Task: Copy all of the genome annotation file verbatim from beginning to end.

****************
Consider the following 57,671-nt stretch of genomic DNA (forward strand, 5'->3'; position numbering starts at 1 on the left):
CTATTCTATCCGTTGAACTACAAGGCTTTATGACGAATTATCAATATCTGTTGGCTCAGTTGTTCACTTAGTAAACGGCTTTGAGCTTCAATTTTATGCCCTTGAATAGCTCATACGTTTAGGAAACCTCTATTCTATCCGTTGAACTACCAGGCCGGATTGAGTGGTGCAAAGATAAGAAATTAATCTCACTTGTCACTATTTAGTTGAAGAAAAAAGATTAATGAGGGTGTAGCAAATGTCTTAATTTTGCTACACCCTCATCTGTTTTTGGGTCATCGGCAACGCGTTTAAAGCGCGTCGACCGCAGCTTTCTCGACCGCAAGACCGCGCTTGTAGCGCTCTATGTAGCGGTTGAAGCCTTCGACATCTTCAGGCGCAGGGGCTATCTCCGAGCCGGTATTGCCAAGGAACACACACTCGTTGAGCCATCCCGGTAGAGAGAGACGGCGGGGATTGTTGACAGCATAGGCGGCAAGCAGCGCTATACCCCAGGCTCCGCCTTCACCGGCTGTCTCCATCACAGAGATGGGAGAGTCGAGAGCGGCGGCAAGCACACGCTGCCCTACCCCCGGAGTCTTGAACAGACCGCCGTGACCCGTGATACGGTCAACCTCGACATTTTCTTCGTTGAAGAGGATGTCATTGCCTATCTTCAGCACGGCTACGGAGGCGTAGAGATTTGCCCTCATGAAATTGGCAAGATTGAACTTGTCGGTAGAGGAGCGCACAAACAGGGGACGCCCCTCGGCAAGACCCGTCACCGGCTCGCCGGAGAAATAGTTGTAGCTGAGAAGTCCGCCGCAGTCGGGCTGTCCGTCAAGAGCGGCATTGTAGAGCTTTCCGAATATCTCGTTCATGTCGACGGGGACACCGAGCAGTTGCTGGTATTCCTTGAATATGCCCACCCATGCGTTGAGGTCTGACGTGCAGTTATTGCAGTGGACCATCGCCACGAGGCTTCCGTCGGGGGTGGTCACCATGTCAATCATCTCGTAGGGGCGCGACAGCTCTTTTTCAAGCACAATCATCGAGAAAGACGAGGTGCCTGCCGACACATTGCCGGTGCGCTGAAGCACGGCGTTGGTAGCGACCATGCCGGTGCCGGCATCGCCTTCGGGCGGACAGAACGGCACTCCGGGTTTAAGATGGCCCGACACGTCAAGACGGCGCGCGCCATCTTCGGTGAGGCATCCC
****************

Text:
Consider the following 57,671-nt stretch of genomic DNA (forward strand, 5'->3'; position numbering starts at 1 on the left):
CTATTCTATCCGTTGAACTACAAGGCTTTATGACGAATTATCAATATCTGTTGGCTCAGTTGTTCACTTAGTAAACGGCTTTGAGCTTCAATTTTATGCCCTTGAATAGCTCATACGTTTAGGAAACCTCTATTCTATCCGTTGAACTACCAGGCCGGATTGAGTGGTGCAAAGATAAGAAATTAATCTCACTTGTCACTATTTAGTTGAAGAAAAAAGATTAATGAGGGTGTAGCAAATGTCTTAATTTTGCTACACCCTCATCTGTTTTTGGGTCATCGGCAACGCGTTTAAAGCGCGTCGACCGCAGCTTTCTCGACCGCAAGACCGCGCTTGTAGCGCTCTATGTAGCGGTTGAAGCCTTCGACATCTTCAGGCGCAGGGGCTATCTCCGAGCCGGTATTGCCAAGGAACACACACTCGTTGAGCCATCCCGGTAGAGAGAGACGGCGGGGATTGTTGACAGCATAGGCGGCAAGCAGCGCTATACCCCAGGCTCCGCCTTCACCGGCTGTCTCCATCACAGAGATGGGAGAGTCGAGAGCGGCGGCAAGCACACGCTGCCCTACCCCCGGAGTCTTGAACAGACCGCCGTGACCCGTGATACGGTCAACCTCGACATTTTCTTCGTTGAAGAGGATGTCATTGCCTATCTTCAGCACGGCTACGGAGGCGTAGAGATTTGCCCTCATGAAATTGGCAAGATTGAACTTGTCGGTAGAGGAGCGCACAAACAGGGGACGCCCCTCGGCAAGACCCGTCACCGGCTCGCCGGAGAAATAGTTGTAGCTGAGAAGTCCGCCGCAGTCGGGCTGTCCGTCAAGAGCGGCATTGTAGAGCTTTCCGAATATCTCGTTCATGTCGACGGGGACACCGAGCAGTTGCTGGTATTCCTTGAATATGCCCACCCATGCGTTGAGGTCTGACGTGCAGTTATTGCAGTGGACCATCGCCACGAGGCTTCCGTCGGGGGTGGTCACCATGTCAATCATCTCGTAGGGGCGCGACAGCTCTTTTTCAAGCACAATCATCGAGAAAGACGAGGTGCCTGCCGACACATTGCCGGTGCGCTGAAGCACGGCGTTGGTAGCGACCATGCCGGTGCCGGCATCGCCTTCGGGCGGACAGAACGGCACTCCGGGTTTAAGATGGCCCGACACGTCAAGACGGCGCGCGCCATCTTCGGTGAGGCATCCC